I think being alone is one of the most important practices that everyone should indulge in. The main reason I think most people don’t like this is that that’s when all distractions are gone. Our negative patterns come up and we start to think about the things that make us feel uncomfortable. It’s a lot easier to distract ourselves when someone else is there and we’re talking about the weather. I can tell you from my own experience that being alone has been one of the most difficult, most uncomfortable, most painful things that I have ever done for extended periods of time. But in turn, it has been one of the most rewarding, enlightening and one of the most incredible experiences because I’ve really gotten to know who I am.
When you get to know who you are, you start to be able to navigate the world a lot easier. When you know who you are, you know where your buttons are, so you know where your triggers are. You know what your likes are, you know what your dislikes are. The importance of being alone lies in the true beauty of learning how to connect with yourself. Because if you can be alone and you can be happy with your own company, then you are perfectly primed to be put into a healthy relationship where you’re not in need or looking for control.
As a part of my series about “Learning To Finally Love Yourself” I had the pleasure to interview Kerwin Rae. Kerwin is one of Australia’s leading experts in business strategy, personal development, and high performance. With over 20 years of experience, Kerwin changes lives daily through his seminars, keynotes and online content, which has helped millions around the world. Despite having had six near-death experiences, including a near-fatal stroke, Kerwin believes nothing is impossible and is unstoppable in his mission to empower as many people as he can to push the limits of human potential to be the best they can be. His life-changing content and more can be found at this website: https://www.kerwinrae.com/
Thank you so much for joining us Kerwin! I’d love to begin by asking you to give us the backstory as to what brought you to this specific career path.
Well, I’ve always had a passion for business and I was drawn to it from an early age. Even before I was old enough to work I figured out a way to sell horse manure door to door.
Between then and now, I’ve had over 40 jobs, maybe 50. I’ve done everything from working in menswear, fitness equipment, as a waiter, and in the security business.
When I was in my early 20s I attended a fundraiser where they were auctioning off a book called Unlimited Power by Tony Robbins. I got my hands on the book and basically treated it like a manual.
I started to use everything in it to surgically change my brain and my life.
As things started to improve, I started teaching these concepts to those around me which ultimately led to an immense passion and interest in psychology and influence.
Over the years I was involved in many different partnerships and built a lot of businesses from the ground up and made a lot of money in the process. Sure it was satisfying, but what I really loved was helping people and showing struggling business owners how they could do the same.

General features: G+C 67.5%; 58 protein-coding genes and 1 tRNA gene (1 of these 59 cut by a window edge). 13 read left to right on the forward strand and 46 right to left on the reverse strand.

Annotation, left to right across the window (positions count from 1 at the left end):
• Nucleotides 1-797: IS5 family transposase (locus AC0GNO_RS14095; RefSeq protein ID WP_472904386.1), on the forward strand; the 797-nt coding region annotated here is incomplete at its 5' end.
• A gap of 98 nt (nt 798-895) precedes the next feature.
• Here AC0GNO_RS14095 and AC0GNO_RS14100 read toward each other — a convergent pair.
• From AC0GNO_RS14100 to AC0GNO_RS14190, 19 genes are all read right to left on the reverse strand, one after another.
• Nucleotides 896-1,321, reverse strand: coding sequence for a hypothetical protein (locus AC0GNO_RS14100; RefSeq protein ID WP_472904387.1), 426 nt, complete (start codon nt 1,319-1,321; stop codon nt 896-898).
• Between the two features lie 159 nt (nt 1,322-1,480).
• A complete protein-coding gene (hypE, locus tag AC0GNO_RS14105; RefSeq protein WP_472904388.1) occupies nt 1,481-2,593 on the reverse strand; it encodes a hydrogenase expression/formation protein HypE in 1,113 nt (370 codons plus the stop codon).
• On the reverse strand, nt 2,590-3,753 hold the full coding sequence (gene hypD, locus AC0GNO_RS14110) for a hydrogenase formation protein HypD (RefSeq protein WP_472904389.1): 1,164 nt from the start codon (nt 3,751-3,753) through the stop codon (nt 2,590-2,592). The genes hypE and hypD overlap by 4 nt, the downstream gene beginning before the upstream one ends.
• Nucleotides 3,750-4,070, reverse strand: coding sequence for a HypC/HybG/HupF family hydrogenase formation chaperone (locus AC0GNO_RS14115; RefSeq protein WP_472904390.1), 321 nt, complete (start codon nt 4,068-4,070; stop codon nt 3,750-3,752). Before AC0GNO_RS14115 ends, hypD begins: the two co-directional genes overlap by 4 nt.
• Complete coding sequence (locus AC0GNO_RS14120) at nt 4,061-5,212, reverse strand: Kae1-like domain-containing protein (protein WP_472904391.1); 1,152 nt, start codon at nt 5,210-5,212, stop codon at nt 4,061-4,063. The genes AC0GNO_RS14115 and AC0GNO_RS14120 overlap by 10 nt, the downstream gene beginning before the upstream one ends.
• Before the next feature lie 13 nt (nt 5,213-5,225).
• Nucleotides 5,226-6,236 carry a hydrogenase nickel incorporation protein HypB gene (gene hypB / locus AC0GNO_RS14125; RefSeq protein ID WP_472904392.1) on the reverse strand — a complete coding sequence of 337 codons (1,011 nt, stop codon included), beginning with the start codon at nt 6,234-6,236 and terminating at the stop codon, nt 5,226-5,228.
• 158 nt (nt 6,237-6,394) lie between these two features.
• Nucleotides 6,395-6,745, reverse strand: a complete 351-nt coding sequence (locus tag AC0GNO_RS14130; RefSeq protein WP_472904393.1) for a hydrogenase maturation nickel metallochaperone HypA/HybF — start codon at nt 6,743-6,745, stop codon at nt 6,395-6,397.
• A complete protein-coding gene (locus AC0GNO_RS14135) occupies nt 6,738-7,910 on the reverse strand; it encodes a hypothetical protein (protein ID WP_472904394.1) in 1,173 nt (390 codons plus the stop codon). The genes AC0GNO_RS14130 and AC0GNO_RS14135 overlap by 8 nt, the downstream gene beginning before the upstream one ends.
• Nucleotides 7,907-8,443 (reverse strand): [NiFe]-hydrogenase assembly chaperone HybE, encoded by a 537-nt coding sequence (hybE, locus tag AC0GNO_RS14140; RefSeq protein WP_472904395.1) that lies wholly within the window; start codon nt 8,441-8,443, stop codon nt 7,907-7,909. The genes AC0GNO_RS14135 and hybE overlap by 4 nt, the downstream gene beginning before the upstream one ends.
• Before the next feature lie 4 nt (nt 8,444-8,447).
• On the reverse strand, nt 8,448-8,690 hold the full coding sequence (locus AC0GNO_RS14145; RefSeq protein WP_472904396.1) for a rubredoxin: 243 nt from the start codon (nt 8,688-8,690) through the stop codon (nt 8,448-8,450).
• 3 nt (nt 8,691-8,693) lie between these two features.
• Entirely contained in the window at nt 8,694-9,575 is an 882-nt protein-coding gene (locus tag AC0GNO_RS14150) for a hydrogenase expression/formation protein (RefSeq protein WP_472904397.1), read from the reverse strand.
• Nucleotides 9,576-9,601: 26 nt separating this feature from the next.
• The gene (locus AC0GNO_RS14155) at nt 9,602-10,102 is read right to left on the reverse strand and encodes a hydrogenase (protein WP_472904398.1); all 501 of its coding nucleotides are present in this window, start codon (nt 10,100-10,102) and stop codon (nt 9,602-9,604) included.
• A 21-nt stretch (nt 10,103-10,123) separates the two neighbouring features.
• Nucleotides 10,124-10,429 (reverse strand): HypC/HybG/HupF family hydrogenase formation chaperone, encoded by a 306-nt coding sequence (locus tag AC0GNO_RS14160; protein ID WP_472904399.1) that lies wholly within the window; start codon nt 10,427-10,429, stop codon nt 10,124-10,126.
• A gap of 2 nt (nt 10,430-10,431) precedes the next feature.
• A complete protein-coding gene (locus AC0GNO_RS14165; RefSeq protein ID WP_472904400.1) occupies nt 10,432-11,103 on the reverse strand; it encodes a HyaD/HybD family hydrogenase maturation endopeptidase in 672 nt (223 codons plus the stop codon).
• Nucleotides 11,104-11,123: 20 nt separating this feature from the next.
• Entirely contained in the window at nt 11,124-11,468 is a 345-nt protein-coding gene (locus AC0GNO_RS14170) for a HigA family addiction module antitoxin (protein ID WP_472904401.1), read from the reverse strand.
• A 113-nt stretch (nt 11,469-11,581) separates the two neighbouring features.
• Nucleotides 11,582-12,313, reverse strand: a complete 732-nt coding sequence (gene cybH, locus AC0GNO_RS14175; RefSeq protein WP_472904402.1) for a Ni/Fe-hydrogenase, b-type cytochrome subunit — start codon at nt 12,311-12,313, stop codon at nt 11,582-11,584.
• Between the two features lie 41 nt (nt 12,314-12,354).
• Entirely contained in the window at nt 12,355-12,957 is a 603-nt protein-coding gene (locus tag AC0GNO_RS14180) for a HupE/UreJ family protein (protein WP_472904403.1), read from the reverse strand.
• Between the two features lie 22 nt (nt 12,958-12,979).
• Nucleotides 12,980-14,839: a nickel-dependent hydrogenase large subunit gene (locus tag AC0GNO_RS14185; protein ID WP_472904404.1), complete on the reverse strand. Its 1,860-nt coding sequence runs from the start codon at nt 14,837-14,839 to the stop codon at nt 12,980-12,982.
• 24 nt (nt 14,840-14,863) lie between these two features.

I started asking the right questions. What do I love to do? What am I really good at? What if I could do this by myself?
I love helping people. I’m really good at business, I’m really good at marketing and I kill it at sales. I also really enjoy teaching people. I was driven by this. I connected the dots and created a commercial framework to do what I do now. I let intuition in and decided to back myself. I’d found my purpose — helping business owners succeed. Helping people succeed.
It’s in the pursuit of experiences that we uncover what we love.
Are you working on any exciting new projects now? How do you hope that they might help people along their path to self-understanding or a better sense of wellbeing in their relationships?
A few months ago my team and I launched a podcast called Unstoppable, where I talk to top specialists and experts from all around the world on topics such as parenting, business, endurance, peak performance, meditation, fitness, health, relationships and so on…
Unstoppable is ultimately for anyone who wants to become a better human being.
I also spend a good chunk of my year touring around Australia and even the world with events that cover how to grow your business using social media, as well as other tools and strategies for fast and sustainable business growth. A lot of my work also centres around mindset psychology and human performance.
Do you have a personal story that you can share with our readers about your struggles or successes along your journey of self-understanding and self-love? Was there ever a tipping point that triggered a change regarding your feelings of self acceptance?
I’ve had a long journey with self-acceptance and self-love. The honest answer is, accept yourself for who you are but that’s often easier said than done.
There was a period of my life in my early 20s where I would look at myself in the mirror and I would slap myself or even punch myself in the face. I used to say the most horrible things to myself. The sad part is at the time I actually believed it was true.
At the time I was engaging in activities that brought out the worst in me and when that’s happening, it’s really easy to hate yourself and judge yourself and beat yourself up.
Something had to change. I ended up moving house without telling any of my friends. I then started engaging in behaviours that brought out the best in me and slowly but surely realised, maybe I’m not such a bad guy.